I had other things to read: I was reading George Eliot’s Middlemarch. And then I started Great Expectations. I’m a slow reader. As fall turned to winter bad business took me to NYC, where I passed the time on the subway between the Upper West Side and Brooklyn with the Collected Short Fiction of Marianne Hauser. And these stories were incredible, beautifully written, surreal, funny. The introduction, written by a woman in her nineties, celebrated masturbation among other things. Fall turned to winter, Christmas passed. Finally the 19th century bricks worked their way through my system like a peccary through an anaconda. I read The Talking Room, and experienced an explosion of love. This was the most amazing book! It was profane, mean, funny, and so true. Its method, its style, and its story were perfect. Who was Marianne Hauser? I wanted to know.
There was no Wikipedia article. There was no website. There was an online biographical entry written by Larry McCaffery’s partner, Sinda Gregory. There was an online obituary/review by her one time publisher Douglas Messerli. I found an interview she did with McCaffery for The Mississippi review, and later collected in Some Other Frequency. And there was the University of Florida Archive, where her papers are kept. On that website I found a number of interesting things: a digitized 47 page autobiographical manuscript, with hand-written corrections, and a mention of her son, Michael Kirchberger, who donated the papers.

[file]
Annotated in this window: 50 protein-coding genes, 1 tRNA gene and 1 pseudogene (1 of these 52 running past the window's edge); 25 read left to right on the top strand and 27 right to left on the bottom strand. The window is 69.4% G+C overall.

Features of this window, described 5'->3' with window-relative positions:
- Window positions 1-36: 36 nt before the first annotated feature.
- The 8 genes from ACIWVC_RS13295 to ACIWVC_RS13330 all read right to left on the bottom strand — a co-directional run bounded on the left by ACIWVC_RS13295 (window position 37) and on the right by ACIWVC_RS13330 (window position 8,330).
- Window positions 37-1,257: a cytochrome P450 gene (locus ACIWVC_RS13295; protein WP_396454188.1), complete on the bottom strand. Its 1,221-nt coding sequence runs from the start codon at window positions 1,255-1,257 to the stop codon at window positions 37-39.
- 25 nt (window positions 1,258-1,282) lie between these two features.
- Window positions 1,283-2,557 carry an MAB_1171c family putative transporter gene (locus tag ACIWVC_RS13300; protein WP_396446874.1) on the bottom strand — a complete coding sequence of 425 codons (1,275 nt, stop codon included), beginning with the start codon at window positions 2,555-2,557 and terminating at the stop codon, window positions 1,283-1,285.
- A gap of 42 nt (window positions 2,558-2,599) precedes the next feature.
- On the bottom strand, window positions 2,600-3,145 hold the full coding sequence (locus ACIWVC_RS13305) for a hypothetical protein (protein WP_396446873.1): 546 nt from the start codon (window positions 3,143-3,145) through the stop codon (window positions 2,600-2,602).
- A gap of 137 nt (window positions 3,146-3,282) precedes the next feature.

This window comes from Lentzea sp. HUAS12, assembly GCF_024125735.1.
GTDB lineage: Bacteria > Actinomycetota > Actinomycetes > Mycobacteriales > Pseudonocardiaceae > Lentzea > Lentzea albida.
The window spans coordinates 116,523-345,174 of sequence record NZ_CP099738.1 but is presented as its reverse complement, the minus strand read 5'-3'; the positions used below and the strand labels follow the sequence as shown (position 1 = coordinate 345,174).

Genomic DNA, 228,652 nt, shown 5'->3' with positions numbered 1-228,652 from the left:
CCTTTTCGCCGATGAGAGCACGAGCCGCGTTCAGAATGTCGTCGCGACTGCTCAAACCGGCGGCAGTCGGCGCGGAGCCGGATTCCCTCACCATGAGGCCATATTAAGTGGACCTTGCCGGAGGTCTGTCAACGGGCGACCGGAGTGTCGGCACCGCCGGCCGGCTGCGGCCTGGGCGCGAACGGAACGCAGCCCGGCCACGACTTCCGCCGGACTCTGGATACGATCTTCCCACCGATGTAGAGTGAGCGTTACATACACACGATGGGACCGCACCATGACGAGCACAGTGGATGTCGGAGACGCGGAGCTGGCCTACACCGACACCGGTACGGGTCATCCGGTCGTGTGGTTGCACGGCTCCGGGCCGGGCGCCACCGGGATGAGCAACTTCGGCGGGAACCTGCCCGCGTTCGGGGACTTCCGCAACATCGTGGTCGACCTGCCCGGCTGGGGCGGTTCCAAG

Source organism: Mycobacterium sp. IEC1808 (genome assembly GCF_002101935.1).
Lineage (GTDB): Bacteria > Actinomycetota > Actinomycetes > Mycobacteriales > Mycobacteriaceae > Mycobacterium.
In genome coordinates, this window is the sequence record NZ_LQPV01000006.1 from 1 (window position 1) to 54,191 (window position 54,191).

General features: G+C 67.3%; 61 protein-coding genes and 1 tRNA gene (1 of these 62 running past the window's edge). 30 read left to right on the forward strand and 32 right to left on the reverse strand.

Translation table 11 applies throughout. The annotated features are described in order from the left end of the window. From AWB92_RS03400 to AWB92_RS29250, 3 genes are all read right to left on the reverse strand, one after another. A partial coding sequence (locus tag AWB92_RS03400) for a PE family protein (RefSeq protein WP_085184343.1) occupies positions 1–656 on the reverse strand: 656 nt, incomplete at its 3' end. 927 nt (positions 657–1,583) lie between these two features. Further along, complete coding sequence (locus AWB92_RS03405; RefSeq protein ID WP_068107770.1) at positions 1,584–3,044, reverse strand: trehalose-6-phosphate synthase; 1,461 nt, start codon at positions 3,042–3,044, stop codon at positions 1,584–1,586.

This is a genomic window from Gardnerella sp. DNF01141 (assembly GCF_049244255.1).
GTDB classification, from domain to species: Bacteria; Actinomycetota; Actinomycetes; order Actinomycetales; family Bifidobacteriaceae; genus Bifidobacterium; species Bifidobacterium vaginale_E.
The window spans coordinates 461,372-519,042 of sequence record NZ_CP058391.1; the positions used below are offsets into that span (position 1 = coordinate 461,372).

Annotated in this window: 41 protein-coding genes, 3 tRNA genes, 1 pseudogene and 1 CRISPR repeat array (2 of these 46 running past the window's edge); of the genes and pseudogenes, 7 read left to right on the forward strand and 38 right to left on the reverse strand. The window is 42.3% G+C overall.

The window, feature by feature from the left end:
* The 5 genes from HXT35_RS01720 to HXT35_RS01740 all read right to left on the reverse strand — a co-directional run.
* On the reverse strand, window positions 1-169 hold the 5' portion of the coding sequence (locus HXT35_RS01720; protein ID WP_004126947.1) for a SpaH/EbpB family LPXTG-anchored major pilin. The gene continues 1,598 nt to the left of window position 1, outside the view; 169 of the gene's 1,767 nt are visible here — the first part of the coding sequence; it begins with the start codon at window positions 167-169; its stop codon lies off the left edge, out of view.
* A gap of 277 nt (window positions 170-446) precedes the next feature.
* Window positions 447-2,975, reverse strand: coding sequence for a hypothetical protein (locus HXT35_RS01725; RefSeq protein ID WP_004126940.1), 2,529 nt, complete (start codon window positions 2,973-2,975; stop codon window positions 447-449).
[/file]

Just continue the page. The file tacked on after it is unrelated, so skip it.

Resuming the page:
I decided to buy all of her books online. I ordered editions of Dark Dominion (1947), The Choir Invisible (1957), Prince Ishmael (the original 1963 edition), Me and My Mom, Mr. Ashley, and Shootout with Father. The books arrived. The Choir Invisible was inscribed and signed by the author. I felt heat in my neck.
Things stood there until one afternoon at work when I sent two emails off: one to Douglas Messerli, and one to the archive requesting contact information for her son. I got immediate replies. The archive had not spoken with her son since 2006, but had an email contact. I wrote immediately to him. Perhaps it is the lengthening days. Out of my head flew the plan: republish her out of print books, create a Wikipedia page, create a website, and write a critical biography. I have never done any of these things.
Messerli and Kirchberger replied immediately. Messerli said he would be happy to answer questions. Michael Kirchberger agreed to talk on the phone. I contacted my publisher, Miette, and she was enthusiastic.